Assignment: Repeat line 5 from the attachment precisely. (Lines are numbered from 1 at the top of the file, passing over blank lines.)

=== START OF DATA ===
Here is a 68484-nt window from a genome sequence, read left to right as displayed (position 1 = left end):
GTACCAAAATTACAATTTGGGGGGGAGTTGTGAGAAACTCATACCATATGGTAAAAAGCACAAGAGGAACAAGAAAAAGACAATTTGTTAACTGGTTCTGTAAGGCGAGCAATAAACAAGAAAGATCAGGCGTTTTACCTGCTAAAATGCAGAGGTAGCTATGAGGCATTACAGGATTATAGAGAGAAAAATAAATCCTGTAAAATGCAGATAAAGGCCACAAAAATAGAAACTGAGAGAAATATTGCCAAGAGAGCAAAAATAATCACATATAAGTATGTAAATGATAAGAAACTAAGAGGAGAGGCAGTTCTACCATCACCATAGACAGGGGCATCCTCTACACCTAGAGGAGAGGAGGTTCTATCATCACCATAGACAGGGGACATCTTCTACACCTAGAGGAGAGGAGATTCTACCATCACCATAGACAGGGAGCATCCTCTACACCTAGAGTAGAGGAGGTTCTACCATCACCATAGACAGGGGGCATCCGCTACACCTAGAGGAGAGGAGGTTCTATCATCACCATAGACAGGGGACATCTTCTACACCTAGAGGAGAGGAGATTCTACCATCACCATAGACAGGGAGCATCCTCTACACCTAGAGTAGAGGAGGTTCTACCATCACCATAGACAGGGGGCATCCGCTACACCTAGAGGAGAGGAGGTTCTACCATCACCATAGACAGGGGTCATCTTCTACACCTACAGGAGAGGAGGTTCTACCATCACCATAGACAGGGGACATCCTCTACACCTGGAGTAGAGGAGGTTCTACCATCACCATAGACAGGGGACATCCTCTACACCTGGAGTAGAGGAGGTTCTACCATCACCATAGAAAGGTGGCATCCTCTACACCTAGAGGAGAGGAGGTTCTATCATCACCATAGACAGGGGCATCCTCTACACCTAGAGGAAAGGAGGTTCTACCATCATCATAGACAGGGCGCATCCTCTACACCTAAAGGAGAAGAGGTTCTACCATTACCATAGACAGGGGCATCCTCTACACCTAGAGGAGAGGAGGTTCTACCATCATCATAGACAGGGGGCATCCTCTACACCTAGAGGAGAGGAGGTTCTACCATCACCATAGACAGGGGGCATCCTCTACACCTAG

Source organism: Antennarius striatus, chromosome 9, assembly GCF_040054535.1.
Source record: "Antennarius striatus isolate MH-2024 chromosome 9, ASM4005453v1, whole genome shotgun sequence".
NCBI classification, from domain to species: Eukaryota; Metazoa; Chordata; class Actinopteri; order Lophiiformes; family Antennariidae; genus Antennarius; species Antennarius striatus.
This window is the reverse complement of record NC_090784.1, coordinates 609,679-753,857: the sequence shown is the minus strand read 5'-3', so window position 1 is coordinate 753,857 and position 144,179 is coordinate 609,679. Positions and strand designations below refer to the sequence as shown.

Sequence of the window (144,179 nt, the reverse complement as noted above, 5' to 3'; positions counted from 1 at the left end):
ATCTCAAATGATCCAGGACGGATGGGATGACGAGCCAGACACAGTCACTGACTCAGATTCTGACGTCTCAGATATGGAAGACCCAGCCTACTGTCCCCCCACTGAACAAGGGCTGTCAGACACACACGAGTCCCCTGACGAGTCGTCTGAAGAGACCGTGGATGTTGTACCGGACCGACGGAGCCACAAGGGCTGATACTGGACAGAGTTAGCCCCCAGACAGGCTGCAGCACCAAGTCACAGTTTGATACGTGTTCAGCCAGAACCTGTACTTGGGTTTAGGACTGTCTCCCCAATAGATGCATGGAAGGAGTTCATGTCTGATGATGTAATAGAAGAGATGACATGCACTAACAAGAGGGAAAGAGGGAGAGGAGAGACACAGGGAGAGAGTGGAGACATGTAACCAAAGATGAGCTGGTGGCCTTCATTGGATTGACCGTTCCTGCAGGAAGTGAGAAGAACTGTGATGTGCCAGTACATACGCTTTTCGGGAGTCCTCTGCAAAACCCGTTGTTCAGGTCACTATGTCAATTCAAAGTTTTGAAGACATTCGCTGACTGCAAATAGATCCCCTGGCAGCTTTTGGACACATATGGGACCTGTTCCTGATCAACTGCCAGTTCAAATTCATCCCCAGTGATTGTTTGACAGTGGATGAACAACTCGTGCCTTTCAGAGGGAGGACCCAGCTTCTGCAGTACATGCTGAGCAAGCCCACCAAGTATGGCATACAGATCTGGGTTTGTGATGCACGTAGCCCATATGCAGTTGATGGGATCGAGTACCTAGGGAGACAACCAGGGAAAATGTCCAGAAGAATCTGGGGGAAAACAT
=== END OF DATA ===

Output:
NCBI classification, from domain to species: Eukaryota; Metazoa; Chordata; class Actinopteri; order Lophiiformes; family Antennariidae; genus Antennarius; species Antennarius striatus.